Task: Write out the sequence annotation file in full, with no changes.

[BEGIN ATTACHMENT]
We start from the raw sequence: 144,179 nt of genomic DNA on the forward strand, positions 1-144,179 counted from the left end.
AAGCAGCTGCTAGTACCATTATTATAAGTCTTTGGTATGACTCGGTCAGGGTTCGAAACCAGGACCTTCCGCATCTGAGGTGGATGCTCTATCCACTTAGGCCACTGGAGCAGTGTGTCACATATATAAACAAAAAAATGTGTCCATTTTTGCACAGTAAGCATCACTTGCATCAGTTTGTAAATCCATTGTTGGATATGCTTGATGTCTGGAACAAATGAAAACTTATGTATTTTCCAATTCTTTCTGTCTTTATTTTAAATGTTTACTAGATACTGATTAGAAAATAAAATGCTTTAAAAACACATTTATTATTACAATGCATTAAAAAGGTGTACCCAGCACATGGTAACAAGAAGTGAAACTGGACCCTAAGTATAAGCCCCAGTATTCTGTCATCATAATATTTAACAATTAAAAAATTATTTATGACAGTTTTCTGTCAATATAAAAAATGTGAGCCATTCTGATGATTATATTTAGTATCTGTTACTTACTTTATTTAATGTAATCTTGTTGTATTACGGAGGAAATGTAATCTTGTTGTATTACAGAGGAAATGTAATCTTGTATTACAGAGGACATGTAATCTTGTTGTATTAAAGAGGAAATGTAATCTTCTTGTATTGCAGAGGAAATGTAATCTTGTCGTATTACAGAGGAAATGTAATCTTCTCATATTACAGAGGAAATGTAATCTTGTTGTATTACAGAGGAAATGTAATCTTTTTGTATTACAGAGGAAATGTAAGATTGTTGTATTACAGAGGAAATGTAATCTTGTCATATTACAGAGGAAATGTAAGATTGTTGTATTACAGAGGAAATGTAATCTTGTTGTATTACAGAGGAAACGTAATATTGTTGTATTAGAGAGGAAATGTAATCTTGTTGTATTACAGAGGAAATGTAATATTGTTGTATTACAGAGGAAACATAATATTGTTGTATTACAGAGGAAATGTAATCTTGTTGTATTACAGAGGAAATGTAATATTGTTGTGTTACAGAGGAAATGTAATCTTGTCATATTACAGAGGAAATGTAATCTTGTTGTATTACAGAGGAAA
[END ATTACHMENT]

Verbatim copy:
We start from the raw sequence: 144,179 nt of genomic DNA on the forward strand, positions 1-144,179 counted from the left end.
AAGCAGCTGCTAGTACCATTATTATAAGTCTTTGGTATGACTCGGTCAGGGTTCGAAACCAGGACCTTCCGCATCTGAGGTGGATGCTCTATCCACTTAGGCCACTGGAGCAGTGTGTCACATATATAAACAAAAAAATGTGTCCATTTTTGCACAGTAAGCATCACTTGCATCAGTTTGTAAATCCATTGTTGGATATGCTTGATGTCTGGAACAAATGAAAACTTATGTATTTTCCAATTCTTTCTGTCTTTATTTTAAATGTTTACTAGATACTGATTAGAAAATAAAATGCTTTAAAAACACATTTATTATTACAATGCATTAAAAAGGTGTACCCAGCACATGGTAACAAGAAGTGAAACTGGACCCTAAGTATAAGCCCCAGTATTCTGTCATCATAATATTTAACAATTAAAAAATTATTTATGACAGTTTTCTGTCAATATAAAAAATGTGAGCCATTCTGATGATTATATTTAGTATCTGTTACTTACTTTATTTAATGTAATCTTGTTGTATTACGGAGGAAATGTAATCTTGTTGTATTACAGAGGAAATGTAATCTTGTATTACAGAGGACATGTAATCTTGTTGTATTAAAGAGGAAATGTAATCTTCTTGTATTGCAGAGGAAATGTAATCTTGTCGTATTACAGAGGAAATGTAATCTTCTCATATTACAGAGGAAATGTAATCTTGTTGTATTACAGAGGAAATGTAATCTTTTTGTATTACAGAGGAAATGTAAGATTGTTGTATTACAGAGGAAATGTAATCTTGTCATATTACAGAGGAAATGTAAGATTGTTGTATTACAGAGGAAATGTAATCTTGTTGTATTACAGAGGAAACGTAATATTGTTGTATTAGAGAGGAAATGTAATCTTGTTGTATTACAGAGGAAATGTAATATTGTTGTATTACAGAGGAAACATAATATTGTTGTATTACAGAGGAAATGTAATCTTGTTGTATTACAGAGGAAATGTAATATTGTTGTGTTACAGAGGAAATGTAATCTTGTCATATTACAGAGGAAATGTAATCTTGTTGTATTACAGAGGAAA